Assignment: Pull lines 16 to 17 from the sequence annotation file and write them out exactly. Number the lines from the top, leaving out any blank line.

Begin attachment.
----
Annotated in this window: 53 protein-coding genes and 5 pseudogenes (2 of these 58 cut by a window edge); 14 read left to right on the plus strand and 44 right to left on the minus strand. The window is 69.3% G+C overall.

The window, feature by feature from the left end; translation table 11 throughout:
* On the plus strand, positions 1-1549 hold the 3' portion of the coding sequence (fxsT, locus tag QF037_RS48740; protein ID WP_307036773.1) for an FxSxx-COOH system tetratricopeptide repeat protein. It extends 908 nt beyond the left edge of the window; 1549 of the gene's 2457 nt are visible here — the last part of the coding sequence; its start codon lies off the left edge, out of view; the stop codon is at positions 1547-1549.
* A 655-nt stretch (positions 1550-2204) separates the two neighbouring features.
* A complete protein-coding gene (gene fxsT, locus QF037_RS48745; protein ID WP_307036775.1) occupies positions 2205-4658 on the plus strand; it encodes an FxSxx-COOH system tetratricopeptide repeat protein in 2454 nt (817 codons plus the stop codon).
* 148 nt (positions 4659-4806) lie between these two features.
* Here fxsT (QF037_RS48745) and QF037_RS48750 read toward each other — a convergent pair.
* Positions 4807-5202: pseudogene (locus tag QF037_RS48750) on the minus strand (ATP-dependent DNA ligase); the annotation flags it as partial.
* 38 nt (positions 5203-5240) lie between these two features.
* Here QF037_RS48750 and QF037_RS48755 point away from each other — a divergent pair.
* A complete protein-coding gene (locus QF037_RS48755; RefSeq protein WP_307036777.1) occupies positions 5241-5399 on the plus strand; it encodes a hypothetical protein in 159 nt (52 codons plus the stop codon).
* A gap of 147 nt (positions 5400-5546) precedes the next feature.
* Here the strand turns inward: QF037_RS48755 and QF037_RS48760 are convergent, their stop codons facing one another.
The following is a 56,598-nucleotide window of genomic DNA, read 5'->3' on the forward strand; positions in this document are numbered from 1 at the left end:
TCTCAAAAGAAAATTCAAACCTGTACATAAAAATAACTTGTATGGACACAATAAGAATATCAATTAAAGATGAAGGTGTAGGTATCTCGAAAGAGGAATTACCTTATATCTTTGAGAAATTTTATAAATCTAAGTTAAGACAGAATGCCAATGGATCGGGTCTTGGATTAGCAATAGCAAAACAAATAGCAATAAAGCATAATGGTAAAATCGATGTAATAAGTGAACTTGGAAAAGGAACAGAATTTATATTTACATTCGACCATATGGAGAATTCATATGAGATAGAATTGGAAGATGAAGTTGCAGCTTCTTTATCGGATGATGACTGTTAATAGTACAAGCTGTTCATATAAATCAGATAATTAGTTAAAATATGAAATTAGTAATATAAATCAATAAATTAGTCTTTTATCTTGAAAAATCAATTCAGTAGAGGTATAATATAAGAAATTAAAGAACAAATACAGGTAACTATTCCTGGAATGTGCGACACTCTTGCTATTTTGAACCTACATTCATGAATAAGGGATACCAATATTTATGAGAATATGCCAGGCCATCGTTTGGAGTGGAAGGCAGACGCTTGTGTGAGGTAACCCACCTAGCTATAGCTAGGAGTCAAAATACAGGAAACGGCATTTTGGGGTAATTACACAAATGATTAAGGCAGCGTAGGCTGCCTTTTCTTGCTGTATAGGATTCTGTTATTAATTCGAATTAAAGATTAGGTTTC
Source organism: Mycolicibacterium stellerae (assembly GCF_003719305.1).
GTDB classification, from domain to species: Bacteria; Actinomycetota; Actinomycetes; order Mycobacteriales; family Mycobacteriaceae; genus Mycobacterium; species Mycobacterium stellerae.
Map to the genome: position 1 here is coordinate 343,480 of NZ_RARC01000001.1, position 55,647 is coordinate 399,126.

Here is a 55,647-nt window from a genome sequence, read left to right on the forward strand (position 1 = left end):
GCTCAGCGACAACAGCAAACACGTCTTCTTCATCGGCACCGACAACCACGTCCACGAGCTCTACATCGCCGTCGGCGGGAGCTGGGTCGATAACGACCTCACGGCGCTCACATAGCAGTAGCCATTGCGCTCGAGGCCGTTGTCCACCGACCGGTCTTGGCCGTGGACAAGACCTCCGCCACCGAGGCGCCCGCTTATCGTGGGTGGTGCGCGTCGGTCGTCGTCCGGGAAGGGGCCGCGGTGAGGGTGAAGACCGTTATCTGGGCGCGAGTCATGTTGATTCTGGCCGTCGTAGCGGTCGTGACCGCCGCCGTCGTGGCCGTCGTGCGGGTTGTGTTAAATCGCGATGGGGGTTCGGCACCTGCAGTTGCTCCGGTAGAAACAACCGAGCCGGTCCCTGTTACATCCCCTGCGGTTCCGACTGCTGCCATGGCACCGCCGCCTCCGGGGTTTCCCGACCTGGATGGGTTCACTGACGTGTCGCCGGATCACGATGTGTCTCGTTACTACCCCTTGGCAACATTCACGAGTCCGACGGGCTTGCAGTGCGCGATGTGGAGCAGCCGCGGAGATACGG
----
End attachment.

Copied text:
Source organism: Mycolicibacterium stellerae (assembly GCF_003719305.1).
GTDB classification, from domain to species: Bacteria; Actinomycetota; Actinomycetes; order Mycobacteriales; family Mycobacteriaceae; genus Mycobacterium; species Mycobacterium stellerae.